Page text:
The Labrador Brats Dog Blog

3 Labrador Retriever Coat Care Tips

Labrador Retrievers are an unusual breed in that while most dogs have specific coloring or markings, Labs come in three distinct varieties—yellow, black and chocolate. Regardless of which one you have, Lab coats have some special considerations, and require a bit more care than dogs with short, low-maintenance coats. Everything you use from the right dog shampoo to grooming tools will make a huge difference in your Lab’s coat.

The first thing to know is that Labs actually have a double coat—a top one, and a thick, soft undercoat. This undercoat helps protect the dog from the cold, and helps keep him cool during the summer. The outer coat, comprised of shorter, sleeker hair repels moisture, which is important for this water-loving breed. While they may look like short-haired dogs on the surface, they need some grooming that’s usually reserved for longer-haired dogs. Here are four tips to help keep your Lab’s coat healthy and beautiful.

1. Avoid Over-Shampooing

The “Retriever” part of the Lab’s name means exactly that—they’re hunting dogs, bred to retrieve kills, specifically from water. They’re often used for duck and other water fowl hunting. In addition to the double coat, Lab coats are water repellent thanks to oils secreted through their skin, which help to keep their coats smooth and shiny.

Using shampoo on a Lab too often will strip away that oil, which in turn will dry out their skin and make their coat dull and brittle. Only use shampoo when they’ve rolled in something like mud or other things dogs sometimes enjoy rolling in, and be sure it’s a mild shampoo.

2. Brushing, Brushing, and More Brushing

All dogs shed, Labs included. They shed throughout the year, but come spring, they blow their coats. Over the winter, your Lab’s undercoat with thicken for extra warmth. When the weather starts warming up a few months later, all that extra hair has to go somewhere, and it’s usually your floor. And your couch. And your bed. And basically all over your house.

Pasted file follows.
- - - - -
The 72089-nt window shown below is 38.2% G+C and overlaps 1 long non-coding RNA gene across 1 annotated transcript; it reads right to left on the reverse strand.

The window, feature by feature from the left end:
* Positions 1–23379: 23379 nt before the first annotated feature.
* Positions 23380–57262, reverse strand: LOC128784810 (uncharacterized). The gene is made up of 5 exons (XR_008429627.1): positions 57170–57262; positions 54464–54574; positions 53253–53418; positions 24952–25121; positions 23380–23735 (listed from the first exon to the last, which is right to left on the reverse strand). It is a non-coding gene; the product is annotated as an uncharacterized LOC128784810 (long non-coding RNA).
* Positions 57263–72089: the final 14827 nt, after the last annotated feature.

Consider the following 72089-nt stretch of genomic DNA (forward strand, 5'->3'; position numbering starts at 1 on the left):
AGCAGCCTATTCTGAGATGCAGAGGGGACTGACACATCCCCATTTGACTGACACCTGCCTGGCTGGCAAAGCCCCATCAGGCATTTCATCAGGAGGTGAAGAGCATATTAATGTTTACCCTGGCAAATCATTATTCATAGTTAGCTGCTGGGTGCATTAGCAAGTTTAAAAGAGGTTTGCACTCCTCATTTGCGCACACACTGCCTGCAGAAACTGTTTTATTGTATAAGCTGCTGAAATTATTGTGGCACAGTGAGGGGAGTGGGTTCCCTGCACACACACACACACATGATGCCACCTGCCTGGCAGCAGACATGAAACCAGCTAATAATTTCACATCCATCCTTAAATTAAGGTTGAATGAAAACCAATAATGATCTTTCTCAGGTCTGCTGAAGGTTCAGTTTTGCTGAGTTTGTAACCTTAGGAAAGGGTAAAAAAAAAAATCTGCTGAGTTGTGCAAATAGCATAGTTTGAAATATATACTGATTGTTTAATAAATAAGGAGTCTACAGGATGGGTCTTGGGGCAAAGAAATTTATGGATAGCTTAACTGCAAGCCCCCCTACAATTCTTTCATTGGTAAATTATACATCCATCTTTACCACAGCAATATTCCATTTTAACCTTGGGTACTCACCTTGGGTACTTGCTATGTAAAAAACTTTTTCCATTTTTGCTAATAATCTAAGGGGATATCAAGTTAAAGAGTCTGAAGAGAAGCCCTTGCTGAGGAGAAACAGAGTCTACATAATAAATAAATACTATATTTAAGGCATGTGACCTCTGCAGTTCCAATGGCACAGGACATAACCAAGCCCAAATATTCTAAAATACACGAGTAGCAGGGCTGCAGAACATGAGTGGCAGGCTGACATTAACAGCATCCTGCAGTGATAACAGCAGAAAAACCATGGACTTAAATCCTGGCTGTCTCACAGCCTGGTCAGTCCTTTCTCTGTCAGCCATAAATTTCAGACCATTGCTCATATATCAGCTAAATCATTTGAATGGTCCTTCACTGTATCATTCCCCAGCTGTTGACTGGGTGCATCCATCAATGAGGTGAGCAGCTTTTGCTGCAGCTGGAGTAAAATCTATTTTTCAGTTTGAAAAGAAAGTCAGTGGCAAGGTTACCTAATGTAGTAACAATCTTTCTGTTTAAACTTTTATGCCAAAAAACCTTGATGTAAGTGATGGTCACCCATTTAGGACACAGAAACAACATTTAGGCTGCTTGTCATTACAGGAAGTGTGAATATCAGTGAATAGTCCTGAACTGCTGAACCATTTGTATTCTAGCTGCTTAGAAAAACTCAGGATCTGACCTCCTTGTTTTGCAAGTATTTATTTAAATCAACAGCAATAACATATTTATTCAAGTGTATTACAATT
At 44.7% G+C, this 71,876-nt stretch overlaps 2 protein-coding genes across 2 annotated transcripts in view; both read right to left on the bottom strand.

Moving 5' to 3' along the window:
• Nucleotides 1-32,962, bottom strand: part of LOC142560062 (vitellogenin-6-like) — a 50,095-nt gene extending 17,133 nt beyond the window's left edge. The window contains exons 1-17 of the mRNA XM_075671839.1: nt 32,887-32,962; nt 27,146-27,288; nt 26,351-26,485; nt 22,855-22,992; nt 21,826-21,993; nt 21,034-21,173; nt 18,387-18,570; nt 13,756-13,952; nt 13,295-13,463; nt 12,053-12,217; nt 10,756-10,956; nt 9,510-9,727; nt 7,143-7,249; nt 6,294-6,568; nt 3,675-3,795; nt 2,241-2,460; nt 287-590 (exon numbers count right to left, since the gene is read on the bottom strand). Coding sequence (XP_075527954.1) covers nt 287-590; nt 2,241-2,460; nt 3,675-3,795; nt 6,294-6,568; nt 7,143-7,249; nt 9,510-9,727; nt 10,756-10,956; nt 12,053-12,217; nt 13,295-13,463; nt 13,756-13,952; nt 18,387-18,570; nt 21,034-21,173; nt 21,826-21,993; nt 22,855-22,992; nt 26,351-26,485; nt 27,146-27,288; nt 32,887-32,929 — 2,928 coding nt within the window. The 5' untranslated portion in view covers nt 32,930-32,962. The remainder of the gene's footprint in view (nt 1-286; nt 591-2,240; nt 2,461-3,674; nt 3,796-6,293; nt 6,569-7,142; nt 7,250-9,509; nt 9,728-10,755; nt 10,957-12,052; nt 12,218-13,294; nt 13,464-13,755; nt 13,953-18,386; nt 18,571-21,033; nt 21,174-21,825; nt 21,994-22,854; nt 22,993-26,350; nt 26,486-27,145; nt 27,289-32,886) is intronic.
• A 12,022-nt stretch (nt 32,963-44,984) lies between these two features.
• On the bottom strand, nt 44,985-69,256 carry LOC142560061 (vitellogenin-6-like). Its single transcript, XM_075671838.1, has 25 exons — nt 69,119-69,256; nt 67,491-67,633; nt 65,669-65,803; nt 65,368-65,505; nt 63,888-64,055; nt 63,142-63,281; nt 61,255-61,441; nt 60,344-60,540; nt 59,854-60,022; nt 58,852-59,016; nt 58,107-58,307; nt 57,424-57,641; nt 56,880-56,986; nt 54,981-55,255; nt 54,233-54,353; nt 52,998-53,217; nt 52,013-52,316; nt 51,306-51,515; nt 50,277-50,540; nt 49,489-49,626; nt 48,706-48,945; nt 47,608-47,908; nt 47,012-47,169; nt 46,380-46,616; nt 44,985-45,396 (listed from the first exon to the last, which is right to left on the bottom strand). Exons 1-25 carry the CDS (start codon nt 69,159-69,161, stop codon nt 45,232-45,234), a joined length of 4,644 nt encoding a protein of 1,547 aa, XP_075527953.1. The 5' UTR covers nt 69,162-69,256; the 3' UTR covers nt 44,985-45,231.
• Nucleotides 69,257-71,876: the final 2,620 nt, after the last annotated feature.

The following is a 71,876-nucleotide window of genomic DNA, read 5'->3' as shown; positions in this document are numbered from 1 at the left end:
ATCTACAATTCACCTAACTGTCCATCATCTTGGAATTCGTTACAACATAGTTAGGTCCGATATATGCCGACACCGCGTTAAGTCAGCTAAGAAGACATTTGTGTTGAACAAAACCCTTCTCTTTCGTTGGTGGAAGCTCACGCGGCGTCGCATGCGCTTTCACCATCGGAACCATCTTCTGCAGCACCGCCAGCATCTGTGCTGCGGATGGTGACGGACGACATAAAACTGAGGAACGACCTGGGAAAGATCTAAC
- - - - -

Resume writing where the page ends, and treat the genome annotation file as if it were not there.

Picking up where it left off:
Keeping up with expelled hair will mean a lot of vacuuming. But you can also help the process along—and help your Lab feel cooler and more comfortable—by brushing her at least once a week, and not just in spring, but year round. A regular brush will help keep the top coat shiny and free of tangles, but to get at the undercoat, you need a hair rake. Or, you can multi-task, and try a product like a Rake-n-Vac.

3. Clipping

Most Lab parents will tell you clipping is not only not necessary, it can be detrimental. This goes double for shaving. A common misconception is that any dog with so much undercoat and hair must be hot and uncomfortable. This may be true, but only temporarily. That’s why Labs blow their coats. It’s nature’s way of fixing that issue, and making them comfortable. It may seem counterintuitive, but the undercoat actually helps your Lab regulate body temperature, even in warm weather. Shaving their hair off throws their body’s natural way of dealing with the environment. It can also make your dog prone to sunburn, which is another protection a dog’s coat offers.

The only time you should clip a Lab’s hair is if, by some odd chance, it’s getting into their eyes. Their eyebrow and muzzle whiskers don’t need to be clipped, either. Cats’ whiskers actually have nerve endings, and serve a purpose—to help them navigate their world, especially in the dark. Cutting them can harm your kitty. Dogs’ whiskers aren’t quite as sensitive, but they are still sensory aids. Cutting your Lab’s whiskers won’t truly hurt him, but it’s just not necessary unless, again, it’s causing irritation somehow. Just because we humans engage in so much hair cutting, shaving, tweezing, and maintenance doesn’t mean we have to inflict it on our pets!

The final thing to remember is grooming your dog, while a necessary task, can also be bonding time between you and your Lab. By setting aside time for him and not rushing, you’ll see better results, and your Lab will be more cooperative, not to mention grateful when he feels—and looks—so much better afterward.

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